India abstained from voting on a resolution at UN condemning discrimination based on sexual orientation and gender identity. The resolution was passed by 25 votes in favour, with 14 against it and 7 absentions. In June this year, India had voted in favour of a resolution that excluded LGBT families.
The Human Rights Council resolution—led by Brazil, Chile, Colombia, and Uruguay, simply asks the UN Office of the High Commissioner of Human Rights to gather and publish information on how best to overcome discrimination and violence. The resolution is a watered down version of the original resolution, which asked for such report to be presented every two years.
The opponent’s of the resolution were primarily a coalition of Islamic Nations, called the Organization for Islamic Cooperation and led by Egypt, that attacked the resolution by calling it as imposing cultural imperialism and an attack on Islam. They had presented a total of 7 amendments to eliminate all reference to sexual orientation and gender identity from the text, and make it applicable only to countries who proactively declare support for sexual diversity and rights. The countries expressed displeasure on the passage of the resolution.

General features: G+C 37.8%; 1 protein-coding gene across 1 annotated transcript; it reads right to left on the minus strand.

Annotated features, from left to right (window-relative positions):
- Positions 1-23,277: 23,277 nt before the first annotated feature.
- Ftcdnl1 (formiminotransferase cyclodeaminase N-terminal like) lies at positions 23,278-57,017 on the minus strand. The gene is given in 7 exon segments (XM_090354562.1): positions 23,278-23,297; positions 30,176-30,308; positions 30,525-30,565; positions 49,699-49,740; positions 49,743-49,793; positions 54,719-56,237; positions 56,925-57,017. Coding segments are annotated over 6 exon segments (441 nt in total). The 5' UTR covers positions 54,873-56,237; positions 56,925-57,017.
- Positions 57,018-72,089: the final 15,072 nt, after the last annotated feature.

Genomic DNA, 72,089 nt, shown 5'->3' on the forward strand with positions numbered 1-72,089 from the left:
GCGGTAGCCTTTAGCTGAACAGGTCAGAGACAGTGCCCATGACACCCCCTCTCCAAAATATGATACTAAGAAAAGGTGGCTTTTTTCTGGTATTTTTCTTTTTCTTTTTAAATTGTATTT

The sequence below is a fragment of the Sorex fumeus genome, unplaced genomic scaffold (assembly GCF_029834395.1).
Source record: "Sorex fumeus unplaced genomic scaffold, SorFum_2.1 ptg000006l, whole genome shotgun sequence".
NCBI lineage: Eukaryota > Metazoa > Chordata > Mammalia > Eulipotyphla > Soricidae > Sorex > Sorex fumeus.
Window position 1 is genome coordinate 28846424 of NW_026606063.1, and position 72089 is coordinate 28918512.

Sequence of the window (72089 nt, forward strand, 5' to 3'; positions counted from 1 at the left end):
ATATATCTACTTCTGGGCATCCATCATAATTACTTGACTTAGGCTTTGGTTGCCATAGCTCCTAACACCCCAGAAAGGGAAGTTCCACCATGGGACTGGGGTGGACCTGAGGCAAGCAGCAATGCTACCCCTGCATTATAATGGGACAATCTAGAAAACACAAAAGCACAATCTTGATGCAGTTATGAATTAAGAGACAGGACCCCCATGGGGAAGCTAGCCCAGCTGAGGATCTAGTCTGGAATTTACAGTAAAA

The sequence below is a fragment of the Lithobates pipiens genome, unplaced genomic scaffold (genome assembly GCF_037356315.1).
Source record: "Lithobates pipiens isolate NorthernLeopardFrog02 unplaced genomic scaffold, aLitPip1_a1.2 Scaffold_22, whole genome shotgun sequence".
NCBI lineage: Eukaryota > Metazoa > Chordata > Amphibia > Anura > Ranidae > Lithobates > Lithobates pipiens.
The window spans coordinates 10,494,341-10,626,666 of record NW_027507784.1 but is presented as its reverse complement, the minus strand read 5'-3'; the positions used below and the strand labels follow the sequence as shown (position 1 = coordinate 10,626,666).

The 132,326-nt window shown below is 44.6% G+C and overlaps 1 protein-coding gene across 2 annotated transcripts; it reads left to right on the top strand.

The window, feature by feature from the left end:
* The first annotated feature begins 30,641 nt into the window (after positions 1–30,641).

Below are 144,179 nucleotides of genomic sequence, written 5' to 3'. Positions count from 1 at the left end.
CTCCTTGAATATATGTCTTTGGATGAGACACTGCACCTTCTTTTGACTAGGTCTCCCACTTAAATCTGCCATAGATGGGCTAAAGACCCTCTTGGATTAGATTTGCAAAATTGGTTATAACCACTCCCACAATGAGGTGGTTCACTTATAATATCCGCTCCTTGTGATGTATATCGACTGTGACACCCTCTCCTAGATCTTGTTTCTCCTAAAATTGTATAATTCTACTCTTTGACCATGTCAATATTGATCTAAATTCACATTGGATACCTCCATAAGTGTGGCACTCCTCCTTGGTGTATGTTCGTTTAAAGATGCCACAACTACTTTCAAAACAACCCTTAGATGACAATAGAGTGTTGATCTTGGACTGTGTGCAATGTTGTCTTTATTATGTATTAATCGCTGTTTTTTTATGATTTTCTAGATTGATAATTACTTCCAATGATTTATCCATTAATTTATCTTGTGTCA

Buzzfeed reported a Saudi Arabia representative as saying, “In my opinion, this [resolution] is a human rights violation.” While a Pakistani representative called it destructive for the youth and Muslims. “The wider connotation of the words ‘sexual orientation’ can be destructive and inimical to our Muslim [faith] …and to our youth as a whole,” he said. Kazakhstan, a member of the Organization for Islamic Cooperation abstained from the voting.
“The Human Rights Council has taken a fundamental step forward by reaffirming one of the United Nations’ key principles—that everyone is equal in dignity and rights,” said Jessica Stern, executive director of IGLHRC. “This resolution puts the UN on a trajectory to address the discrimination and violence LGBT persons suffer daily across the world.”